Want A Mid-Major Job? Try Massive NCAA Violations

↵It appears the new mid-major template is this: hire a coach who resigned in disgrace after massive NCAA violations came down on his program and ride that guy to the NCAA tournament. Watch previously disgraced coach morph into a feel-good redemption story, further proving that you could strangle a Care Bear and, as long as you win, someone will film a Hallmark ↵movie about your life. ↵

↵

↵The poster child for this is Morgan State's Todd Bozeman, the former Cal coach who spent ten years in the wilderness after he admitted to paying a player $30,000 and was ordered to stay away from a Cal student who accused him of ↵sexually harassing her. Four years and two NCAA tourney bids later, however, Mike Wilbon is writing about how his buddy Bozeman deserves ↵a shot at a major job and the New York Times is declaring him an ↵"embodiment ↵of fighting through adversity." It's pretty annoying to see ↵Wilbon describe Bozeman as a "stud recruiter" without even ↵acknowledging the idea that thirty grand could make anyone a decent ↵recruiter, but there it is. Win games and all is forgiven. ↵

↵

↵Now UTEP and Houston are looking to jump on board the sketch bandwagon. UTEP's insane hire of Tim Floyd, a coach still under investigation as we speak, was crazy enough to make a Gregg Doyel column advocating the immediate firing of Floyd and his AD look positively reserved. Now the disease is spreading: If these reports are to be believed, Houston forced out Tom Penders, a coach who got them to their first tournament in forever, in favor of one James Dickey. ↵

↵

↵Dickey was an assistant at Texas Tech starting in 1990 and ascended to the head job in 1992. In 1997, Texas Tech was hit with massive NCAA penalties including nine lost scholarship and four years of probation; Dickey, unlike Bozeman, was never personally implicated and managed to escape with his job and without a show-cause order. The violations included vast numbers of ineligible players in multiple sports and saw a football assistant hit with a show-cause order. The university was tagged with the dreaded "lack of institutional control" charge. Before that Dickey was part of an NCAA ↵investigation into illegal ↵outside competition when he was an assistant at Kentucky. ↵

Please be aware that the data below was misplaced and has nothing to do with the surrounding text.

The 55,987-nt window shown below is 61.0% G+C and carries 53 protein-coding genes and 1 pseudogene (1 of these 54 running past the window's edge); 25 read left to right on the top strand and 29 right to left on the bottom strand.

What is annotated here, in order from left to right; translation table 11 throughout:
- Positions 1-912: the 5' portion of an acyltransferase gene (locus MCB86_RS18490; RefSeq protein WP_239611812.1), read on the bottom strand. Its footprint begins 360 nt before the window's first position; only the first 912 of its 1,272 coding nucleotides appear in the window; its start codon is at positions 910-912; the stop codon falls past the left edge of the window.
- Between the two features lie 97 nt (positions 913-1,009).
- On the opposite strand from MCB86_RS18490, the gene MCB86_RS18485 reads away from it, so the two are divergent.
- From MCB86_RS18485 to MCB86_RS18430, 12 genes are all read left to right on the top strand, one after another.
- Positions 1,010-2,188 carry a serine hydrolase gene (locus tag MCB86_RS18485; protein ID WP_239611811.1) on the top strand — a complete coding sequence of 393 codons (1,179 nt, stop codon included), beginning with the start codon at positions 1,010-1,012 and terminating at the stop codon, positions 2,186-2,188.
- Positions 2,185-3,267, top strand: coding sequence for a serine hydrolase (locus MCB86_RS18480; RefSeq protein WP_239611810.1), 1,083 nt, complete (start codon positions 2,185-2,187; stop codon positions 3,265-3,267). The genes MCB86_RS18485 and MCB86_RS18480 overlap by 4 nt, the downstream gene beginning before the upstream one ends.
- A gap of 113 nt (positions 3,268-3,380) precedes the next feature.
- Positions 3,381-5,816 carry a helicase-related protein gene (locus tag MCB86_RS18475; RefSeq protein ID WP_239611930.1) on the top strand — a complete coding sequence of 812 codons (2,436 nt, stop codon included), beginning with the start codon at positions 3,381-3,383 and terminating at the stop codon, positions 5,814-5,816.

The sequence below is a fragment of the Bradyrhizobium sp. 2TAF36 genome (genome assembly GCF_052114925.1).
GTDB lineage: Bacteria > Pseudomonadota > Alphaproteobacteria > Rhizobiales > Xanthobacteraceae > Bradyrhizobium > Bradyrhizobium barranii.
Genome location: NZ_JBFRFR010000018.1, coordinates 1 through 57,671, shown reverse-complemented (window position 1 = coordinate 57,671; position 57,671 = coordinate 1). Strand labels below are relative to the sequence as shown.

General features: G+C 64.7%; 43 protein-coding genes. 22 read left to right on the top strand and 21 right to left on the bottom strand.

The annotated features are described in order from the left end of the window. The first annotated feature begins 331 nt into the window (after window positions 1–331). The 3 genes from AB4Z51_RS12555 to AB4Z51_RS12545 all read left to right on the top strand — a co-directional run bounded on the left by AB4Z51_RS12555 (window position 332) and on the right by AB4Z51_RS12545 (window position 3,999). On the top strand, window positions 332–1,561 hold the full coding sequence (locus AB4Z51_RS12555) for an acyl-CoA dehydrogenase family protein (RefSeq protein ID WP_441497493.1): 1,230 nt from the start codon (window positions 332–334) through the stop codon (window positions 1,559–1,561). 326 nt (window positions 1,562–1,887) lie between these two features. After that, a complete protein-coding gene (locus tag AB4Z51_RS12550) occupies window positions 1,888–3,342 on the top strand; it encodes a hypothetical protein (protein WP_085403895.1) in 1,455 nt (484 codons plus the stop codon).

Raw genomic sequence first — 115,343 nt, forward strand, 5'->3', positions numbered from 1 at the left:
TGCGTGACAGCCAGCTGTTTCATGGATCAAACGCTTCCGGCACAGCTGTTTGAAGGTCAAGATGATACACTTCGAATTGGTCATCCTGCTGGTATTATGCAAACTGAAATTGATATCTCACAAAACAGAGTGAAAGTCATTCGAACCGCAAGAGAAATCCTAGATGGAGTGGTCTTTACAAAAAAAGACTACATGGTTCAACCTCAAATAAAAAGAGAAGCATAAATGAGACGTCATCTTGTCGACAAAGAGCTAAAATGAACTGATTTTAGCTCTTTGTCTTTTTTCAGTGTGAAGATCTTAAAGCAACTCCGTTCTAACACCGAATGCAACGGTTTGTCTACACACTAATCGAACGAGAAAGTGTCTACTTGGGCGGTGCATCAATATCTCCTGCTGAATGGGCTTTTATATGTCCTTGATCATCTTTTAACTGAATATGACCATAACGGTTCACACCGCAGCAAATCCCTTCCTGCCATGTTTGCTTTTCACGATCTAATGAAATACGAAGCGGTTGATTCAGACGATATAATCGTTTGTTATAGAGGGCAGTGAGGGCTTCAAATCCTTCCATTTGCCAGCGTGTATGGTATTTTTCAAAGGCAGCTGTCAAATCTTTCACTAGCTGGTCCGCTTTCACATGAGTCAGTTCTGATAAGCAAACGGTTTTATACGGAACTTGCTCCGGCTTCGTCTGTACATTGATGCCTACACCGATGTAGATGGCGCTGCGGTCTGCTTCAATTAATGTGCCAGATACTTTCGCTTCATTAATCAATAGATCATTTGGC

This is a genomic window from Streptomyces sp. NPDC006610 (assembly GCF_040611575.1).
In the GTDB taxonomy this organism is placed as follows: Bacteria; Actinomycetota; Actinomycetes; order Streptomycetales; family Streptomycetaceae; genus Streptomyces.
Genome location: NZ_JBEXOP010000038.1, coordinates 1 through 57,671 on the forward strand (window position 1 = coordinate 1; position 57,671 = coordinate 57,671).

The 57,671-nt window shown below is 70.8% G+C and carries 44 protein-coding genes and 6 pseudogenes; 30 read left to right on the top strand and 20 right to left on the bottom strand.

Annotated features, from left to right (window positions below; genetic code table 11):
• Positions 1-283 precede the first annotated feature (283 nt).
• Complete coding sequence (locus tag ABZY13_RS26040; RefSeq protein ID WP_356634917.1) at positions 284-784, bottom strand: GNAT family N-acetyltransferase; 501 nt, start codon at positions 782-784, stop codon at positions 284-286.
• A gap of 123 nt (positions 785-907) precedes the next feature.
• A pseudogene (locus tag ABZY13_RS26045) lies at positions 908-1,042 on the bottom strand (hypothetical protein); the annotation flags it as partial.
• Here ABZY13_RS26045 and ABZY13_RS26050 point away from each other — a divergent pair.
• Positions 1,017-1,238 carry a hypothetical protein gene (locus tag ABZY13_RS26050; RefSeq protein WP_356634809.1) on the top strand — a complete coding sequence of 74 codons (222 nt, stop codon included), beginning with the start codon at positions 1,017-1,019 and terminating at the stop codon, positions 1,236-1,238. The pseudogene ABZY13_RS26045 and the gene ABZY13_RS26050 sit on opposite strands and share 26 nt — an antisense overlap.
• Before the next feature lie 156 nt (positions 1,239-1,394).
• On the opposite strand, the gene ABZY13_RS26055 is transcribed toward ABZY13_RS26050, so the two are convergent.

↵

↵While it's plausible that Dickey was not the motive force behind the ↵NCAA violations at Tech, it strains credulity to believe he wasn't aware ↵of and tacitly permitting them. Ask Michigan fans about Steve Fisher, ↵who left the school in disgrace once the Ed Martin scandal broke, was ↵not personally implicated, and became the paleolithic version of Bozeman ↵by landing at San Diego State and leading them to two NCAA tourneys. (If you're counting, that's one more than Michigan's managed since he's been at SDSU.) Fisher wasn't directly implicated, but one of his players was ↵driving ↵around an Explorer registered to an aunt in Detroit. If he didn't ↵know, he didn't want to. ↵

↵

↵Second chances and all that, I guess, but it seems like some schools ↵are looking at sketchy pasts as a positive these days.  How long ↵until Kelvin Sampson makes his triumphant return in the Missouri Valley ↵Conference? ↵

↵

This post originally appeared on the Sporting Blog. For more, see The Sporting Blog Archives.

X
Log In Sign Up

forgot?
Log In Sign Up

Forgot password?

We'll email you a reset link.

If you signed up using a 3rd party account like Facebook or Twitter, please login with it instead.

Forgot password?

Try another email?

Almost done,

Join SBNation.com

You must be a member of SBNation.com to participate.

We have our own Community Guidelines at SBNation.com. You should read them.

Join SBNation.com

You must be a member of SBNation.com to participate.

We have our own Community Guidelines at SBNation.com. You should read them.

Spinner

Authenticating

Great!

Choose an available username to complete sign up.

In order to provide our users with a better overall experience, we ask for more information from Facebook when using it to login so that we can learn more about our audience and provide you with the best possible experience. We do not store specific user data and the sharing of it is not required to login with Facebook.